AUSWR
The Association of U S West Retirees
 

 

 

NWA pilots blast executive pay
By Liz Fedor
Mpls Star Tribune 
Thursday, March 8, 2007

The head of the Northwest Airlines pilots union said Wednesday that the company's executives are poised to award themselves excessive compensation, even though the airline's projected profitability was achieved largely because employees took deep pay cuts. "The pilots gave concessions to save Northwest Airlines, not to enrich the Northwest executives," Dave Stevens, chairman of the Northwest branch of the Air Line Pilots Association (ALPA), said in an interview.

On Tuesday, Northwest CEO Doug Steenland announced payment of $32.6 million in profit-sharing to the entire workforce.

The pilots' labor concessions -- including two pay cuts, benefit changes and work rules that require longer hours -- are worth $608 million per year.

"Management used an overly pessimistic plan to extract concessions" last year, Stevens said. Pilots feel "angry, frustrated and tired."  Even though Steenland recently said that the airline was "fixed," Stevens said:  "Things aren't going to be fixed until they solve the morale issue."

The pilots, who picketed at Minneapolis-St. Paul International Airport on Wednesday, want Northwest to negotiate new work rules that will improve their quality of life.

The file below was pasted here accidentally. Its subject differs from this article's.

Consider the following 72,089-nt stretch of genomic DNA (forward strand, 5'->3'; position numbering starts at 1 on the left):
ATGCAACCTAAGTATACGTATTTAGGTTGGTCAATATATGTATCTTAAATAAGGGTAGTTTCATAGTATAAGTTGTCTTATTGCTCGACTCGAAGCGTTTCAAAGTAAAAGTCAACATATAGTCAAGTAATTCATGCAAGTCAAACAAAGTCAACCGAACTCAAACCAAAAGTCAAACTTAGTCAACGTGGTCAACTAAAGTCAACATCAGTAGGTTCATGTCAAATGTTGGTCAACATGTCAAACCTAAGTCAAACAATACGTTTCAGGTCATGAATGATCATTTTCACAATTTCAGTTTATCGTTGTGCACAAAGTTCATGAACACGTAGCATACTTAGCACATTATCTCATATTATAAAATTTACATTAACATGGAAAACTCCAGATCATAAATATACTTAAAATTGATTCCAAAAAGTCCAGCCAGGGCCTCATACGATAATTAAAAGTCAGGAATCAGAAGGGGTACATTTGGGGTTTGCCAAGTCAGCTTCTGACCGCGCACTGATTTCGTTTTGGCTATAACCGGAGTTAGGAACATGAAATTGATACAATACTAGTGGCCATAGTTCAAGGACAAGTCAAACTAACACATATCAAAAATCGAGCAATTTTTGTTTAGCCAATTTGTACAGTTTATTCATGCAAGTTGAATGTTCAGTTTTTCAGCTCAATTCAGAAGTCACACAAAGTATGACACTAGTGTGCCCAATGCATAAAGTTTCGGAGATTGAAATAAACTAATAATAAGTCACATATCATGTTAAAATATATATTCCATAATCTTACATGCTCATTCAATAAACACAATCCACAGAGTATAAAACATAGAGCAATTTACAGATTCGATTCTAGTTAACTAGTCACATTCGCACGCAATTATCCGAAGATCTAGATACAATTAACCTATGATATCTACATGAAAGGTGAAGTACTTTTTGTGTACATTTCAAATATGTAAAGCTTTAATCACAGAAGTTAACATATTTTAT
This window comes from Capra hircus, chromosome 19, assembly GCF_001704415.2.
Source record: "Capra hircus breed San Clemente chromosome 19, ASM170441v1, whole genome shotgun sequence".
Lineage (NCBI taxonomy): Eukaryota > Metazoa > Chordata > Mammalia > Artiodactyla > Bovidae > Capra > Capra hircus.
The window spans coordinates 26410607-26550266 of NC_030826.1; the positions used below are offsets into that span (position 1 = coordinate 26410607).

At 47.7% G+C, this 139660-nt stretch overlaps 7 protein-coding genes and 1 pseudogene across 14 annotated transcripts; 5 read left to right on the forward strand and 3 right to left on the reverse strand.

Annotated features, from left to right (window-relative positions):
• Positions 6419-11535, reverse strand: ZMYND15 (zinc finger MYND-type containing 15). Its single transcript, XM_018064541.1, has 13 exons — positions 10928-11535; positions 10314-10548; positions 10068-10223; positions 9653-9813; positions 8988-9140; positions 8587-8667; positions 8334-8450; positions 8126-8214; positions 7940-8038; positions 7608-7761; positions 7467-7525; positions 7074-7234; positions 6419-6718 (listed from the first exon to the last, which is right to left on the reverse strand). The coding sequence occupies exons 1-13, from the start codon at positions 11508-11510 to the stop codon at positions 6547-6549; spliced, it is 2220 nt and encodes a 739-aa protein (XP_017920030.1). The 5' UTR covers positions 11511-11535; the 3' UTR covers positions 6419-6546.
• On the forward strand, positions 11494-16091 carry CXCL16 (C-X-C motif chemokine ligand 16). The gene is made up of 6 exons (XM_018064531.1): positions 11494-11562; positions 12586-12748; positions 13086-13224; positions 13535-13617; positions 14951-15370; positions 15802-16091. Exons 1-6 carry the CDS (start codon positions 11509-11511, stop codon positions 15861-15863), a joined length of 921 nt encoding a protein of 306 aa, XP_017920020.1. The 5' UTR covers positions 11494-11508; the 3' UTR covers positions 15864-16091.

Pilot spokesman Wade Blaufuss said Northwest cannot ignore the feelings of pilots and other employees because the airline's customer service will suffer if employee needs are ignored.

Before it can exit Chapter 11, Northwest must reveal its management-compensation plan.  Steenland said in a recent interview that top executives will receive equity in the restructured airline, but he has not tipped his hand on how it will be distributed.

Stevens said Steenland has resisted his call to grant stock or stock options to "front-line employees who make the money for the airline."

In a statement Wednesday, Northwest did not address the executive-compensation issue but said that employees are expected to receive $1.5 billion through 2010 from profit-sharing payments and bankruptcy claims included in the union contracts.

Liz Fedor 612-673-7709 lfedor@startribune.com

http://www.startribune.com/535/story/1039491.html